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Plantraco micro-racer with flaps

Old 09-05-2008, 04:41 AM
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Default Plantraco micro-racer with flaps

Hi All,

This is my first RC sub-ounce airplane, a Plantraco Micro-Racer Invader P-51, and it's a lot of fun to fly. Here are the specs:

Motor: originally a 7mm 3.3Ohm, but upgraded to a 7mm 1.7Ohm

Prop: tri-turbofan

Battery: Full River 3.7V 90 mAh 15Cxx Bahoma

AUW: 15.4 g (0.543 oz) without flaps; 15.7 g (0.554 oz) with flaps


The main modification that I made on this plane is to tape 1/4" strips of Depron to the trailing edges of the wings. I just used the scrap Depron that was left after the plane was removed from the carrier sheet. To decrease the stall speed even more, I would sometime also tape 1/4" strips of Depron to the leading edges of the wings using bright orange tape, which really helped the plane's visibility inside a gym. The wing extensions were parallel to the wing surface, i.e., not tipped up nor down. These modications are easily reversed and greatly increases the range of speeds (and size of areas) at which the plane can be flown. I had a really hard time flying this plane inside a gym, but with the wing extension modifications, flying in a gym is no problem. Most of the videos that I've seen of this plane were shot outdoors; perhaps there's a reason for this!? Carbon rod was added along the length of the fuselage, which really helped keep the plane together after crashes on hard gym floors. I replaced the tape elevator and rudder hinges with 1mm wide strips cut from an old floppy disk, which were epoxied into place. This allowed the the rudder and elevator to hinge from their central axes more smoothly.

I also soldered a connector to the 900 Tx that allows me to connect a rechargeable 5 cell 2200 mAh NiMH battery. The manual specifically mentions the importance of using 4 AA Alkaline batteries, so I didn't want to take any chance using the 4.8V that would come from 4 rechargeable batteries. The manual also states that a minimum of 4.4V is needed to recharge the lipos, so the the 4.8V from rechargeable batteries may quickly drop below this after some flying and a few lipo charges. So I bought a 5 cell 2200 mAh NiMH battery and soldered a wire with a servo conncetor receptacle to the positive and negative battery terminals inside the Tx. I glued the receptacle to the inside of the battery compartment. The battery is velcroed to the outside of the Tx. I only wish that I could find a smaller 5-cell NiMH that would fit in the battery compartment. This modification still allows 4 alkaline batteries to be used instead of the 5-cell NiMH.

I glued some magnets at the top of the Tx so that I could store extra lipos on the Tx.

I made a carrying case for the plane, Tx, and accesories out of a plastic hardware storage/organizer box. I just cut some of the partitions so that the palne and Tx would fit. I had to place the 5-cell battery at the front of the Tx instead of underneath it so that it would fit in the box.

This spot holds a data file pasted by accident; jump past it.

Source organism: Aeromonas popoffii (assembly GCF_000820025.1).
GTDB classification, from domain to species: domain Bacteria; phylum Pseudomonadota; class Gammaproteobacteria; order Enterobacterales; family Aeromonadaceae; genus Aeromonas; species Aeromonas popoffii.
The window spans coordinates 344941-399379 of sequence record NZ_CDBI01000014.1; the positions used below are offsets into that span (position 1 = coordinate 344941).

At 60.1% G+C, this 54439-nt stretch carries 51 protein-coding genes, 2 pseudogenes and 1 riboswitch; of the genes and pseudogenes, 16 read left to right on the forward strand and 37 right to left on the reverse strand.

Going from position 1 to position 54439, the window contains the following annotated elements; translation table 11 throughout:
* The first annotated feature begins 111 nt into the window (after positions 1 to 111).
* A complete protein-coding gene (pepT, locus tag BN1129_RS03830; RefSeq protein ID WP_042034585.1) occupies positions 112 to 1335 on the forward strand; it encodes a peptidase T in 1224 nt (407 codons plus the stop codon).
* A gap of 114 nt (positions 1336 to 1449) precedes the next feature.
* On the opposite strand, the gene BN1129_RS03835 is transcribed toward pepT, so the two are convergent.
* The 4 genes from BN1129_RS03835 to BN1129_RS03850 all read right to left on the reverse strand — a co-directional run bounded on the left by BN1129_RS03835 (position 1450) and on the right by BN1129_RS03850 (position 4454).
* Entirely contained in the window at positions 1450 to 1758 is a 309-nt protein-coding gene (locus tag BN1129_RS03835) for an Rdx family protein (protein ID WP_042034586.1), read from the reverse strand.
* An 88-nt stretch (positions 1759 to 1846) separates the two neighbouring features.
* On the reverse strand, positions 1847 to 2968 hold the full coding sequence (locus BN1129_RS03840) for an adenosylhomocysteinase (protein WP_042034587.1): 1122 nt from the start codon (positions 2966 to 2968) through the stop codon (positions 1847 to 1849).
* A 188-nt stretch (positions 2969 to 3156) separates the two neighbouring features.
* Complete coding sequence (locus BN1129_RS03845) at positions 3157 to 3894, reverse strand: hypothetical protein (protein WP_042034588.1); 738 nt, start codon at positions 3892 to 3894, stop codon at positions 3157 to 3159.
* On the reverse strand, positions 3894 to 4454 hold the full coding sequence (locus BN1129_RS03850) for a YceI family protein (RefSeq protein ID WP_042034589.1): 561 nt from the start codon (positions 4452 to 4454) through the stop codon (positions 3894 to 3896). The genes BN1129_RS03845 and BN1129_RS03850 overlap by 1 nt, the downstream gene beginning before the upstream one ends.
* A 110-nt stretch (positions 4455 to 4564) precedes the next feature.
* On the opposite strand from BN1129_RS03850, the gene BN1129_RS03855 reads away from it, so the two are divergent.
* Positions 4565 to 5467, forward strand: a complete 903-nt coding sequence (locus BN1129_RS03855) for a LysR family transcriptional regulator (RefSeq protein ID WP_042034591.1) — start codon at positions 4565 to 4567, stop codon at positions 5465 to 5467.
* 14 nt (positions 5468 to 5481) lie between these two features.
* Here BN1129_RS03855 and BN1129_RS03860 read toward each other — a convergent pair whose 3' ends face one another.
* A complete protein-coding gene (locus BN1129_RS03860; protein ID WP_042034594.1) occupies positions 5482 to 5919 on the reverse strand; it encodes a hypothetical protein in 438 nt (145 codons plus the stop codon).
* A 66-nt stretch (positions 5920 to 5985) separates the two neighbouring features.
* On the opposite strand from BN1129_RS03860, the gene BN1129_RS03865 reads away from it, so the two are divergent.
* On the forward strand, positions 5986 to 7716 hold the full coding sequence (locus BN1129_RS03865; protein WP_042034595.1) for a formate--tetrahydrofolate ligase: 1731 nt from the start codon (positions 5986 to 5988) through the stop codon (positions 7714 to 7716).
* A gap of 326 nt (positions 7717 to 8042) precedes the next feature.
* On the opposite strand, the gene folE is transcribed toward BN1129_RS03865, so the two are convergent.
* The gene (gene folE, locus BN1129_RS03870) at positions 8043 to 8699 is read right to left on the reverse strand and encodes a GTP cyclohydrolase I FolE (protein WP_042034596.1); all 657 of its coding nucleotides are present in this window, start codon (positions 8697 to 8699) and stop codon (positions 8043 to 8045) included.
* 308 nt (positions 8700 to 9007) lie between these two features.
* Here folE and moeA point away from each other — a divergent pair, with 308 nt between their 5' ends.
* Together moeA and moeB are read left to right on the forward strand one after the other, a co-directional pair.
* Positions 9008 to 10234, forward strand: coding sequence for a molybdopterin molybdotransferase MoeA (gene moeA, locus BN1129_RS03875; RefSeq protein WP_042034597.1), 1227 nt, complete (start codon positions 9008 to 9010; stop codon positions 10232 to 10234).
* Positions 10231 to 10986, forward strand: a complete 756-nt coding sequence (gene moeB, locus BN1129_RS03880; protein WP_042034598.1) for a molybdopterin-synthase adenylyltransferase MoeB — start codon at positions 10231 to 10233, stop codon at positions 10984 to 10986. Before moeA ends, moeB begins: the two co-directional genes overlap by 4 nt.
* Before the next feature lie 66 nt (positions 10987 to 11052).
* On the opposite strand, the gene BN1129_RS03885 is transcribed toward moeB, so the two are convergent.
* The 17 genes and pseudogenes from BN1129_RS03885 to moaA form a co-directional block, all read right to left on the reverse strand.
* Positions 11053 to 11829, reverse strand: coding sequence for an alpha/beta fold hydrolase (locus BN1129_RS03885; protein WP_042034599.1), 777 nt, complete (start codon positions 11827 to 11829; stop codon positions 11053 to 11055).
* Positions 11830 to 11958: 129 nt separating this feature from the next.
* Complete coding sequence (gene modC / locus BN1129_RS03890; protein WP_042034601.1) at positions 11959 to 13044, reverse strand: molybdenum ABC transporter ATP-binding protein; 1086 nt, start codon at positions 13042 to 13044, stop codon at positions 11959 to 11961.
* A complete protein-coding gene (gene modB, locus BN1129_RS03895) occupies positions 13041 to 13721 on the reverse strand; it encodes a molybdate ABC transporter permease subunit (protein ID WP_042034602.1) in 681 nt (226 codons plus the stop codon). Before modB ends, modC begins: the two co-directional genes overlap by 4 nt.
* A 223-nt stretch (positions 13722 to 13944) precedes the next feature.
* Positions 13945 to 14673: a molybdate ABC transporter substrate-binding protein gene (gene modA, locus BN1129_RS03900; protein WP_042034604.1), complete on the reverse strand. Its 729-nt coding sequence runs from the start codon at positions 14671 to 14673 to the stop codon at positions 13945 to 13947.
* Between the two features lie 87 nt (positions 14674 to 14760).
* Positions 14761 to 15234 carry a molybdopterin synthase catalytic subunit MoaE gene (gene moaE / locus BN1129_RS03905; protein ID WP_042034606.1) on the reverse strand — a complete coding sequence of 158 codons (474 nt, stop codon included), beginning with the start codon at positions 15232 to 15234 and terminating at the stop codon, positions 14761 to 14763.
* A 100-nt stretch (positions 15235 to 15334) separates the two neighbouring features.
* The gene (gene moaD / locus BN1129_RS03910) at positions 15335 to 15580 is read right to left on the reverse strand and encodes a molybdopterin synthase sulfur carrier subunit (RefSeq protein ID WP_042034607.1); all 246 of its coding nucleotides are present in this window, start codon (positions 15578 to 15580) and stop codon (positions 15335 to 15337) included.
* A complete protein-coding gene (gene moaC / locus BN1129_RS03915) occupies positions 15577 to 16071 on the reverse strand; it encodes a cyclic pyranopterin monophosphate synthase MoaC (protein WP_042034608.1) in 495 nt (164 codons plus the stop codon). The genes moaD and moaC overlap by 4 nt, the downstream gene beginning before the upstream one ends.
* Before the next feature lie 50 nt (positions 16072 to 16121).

Flight Report:

With the more powerful motor and without flaps, the plane flies great outdoors. Can loop from level flight and handle wind (~10 mph) reasonably well as long as there's room to maneuver. The 1.7Ohm motor made a big difference in the performance (the plane could barely loop with the 3.3Ohm motor), but the new motor gets pretty hot after several flights. Fortunately, the lipos stay cool. The elevator is crucial to making this an outdoor airplane that can fight wind. Without flaps the plane flies a bit fast for me in a double basketball court gym.

With wing extension flaps, the plane slows down quite a bit and flies more like Plantraco's Classroom Fighters (except that it has the advantage of having an elevator!). If a ~0.25 strip of depron is added to the front of the wing, the plane flies very slowly and can be flown in half a basketball court. The main disadvantage of the front and back wing extensions is that the plane tends to porpoise (too much lift?). Perhaps this can be fixed by moving the CG back a bit or using more down elevator? The wing extensions make flying outside more challenging.


This is a great plane and I've really enjoyed flying it both indoors and outdoors. I'm sure a better pilot would be able to fly it stock in a gym, but for me, adding the wing extensions was critical to making this an indoor flier. Although I often fly in colder weather (and we do occasionally get some snow/cooler weather in Buffalo, so I've had the chance to take electrics on skis in 15 degree F) I was disappointed the the receiver didn't work if the temperature was below 60 F. Perhaps this is more of a problem with the lipo voltage/current dropping at low temperature? When I first built the plane in January '08, I wasn't even able to get the receiver and transmitter to link in my basement because it was too cold. At the time I didn't know that this was the problem and spent a lot time scratching my head to troubleshoot it. It would have helped if the manual said something about this.

In the first photo, note the white depron strips at trailing edges of wings. The second photo shows the 5 cell NiMH battery at top of the Tx connected to +- terminals on Tx board through a servo connector. The third photo shows the travel case that I made for the plane and Tx while the fourth photo shows the depron strips at trailing (white) and leading (held by orange tape) edges of wings for extra slow flight.
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jcerne is offline  
Old 09-05-2008, 04:11 PM
highdesert flyer
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Join Date: Aug 2008
Location: Alamogordo, NM
Posts: 53

cool looking plane. It looks pretty fast.
ekdenton is offline  
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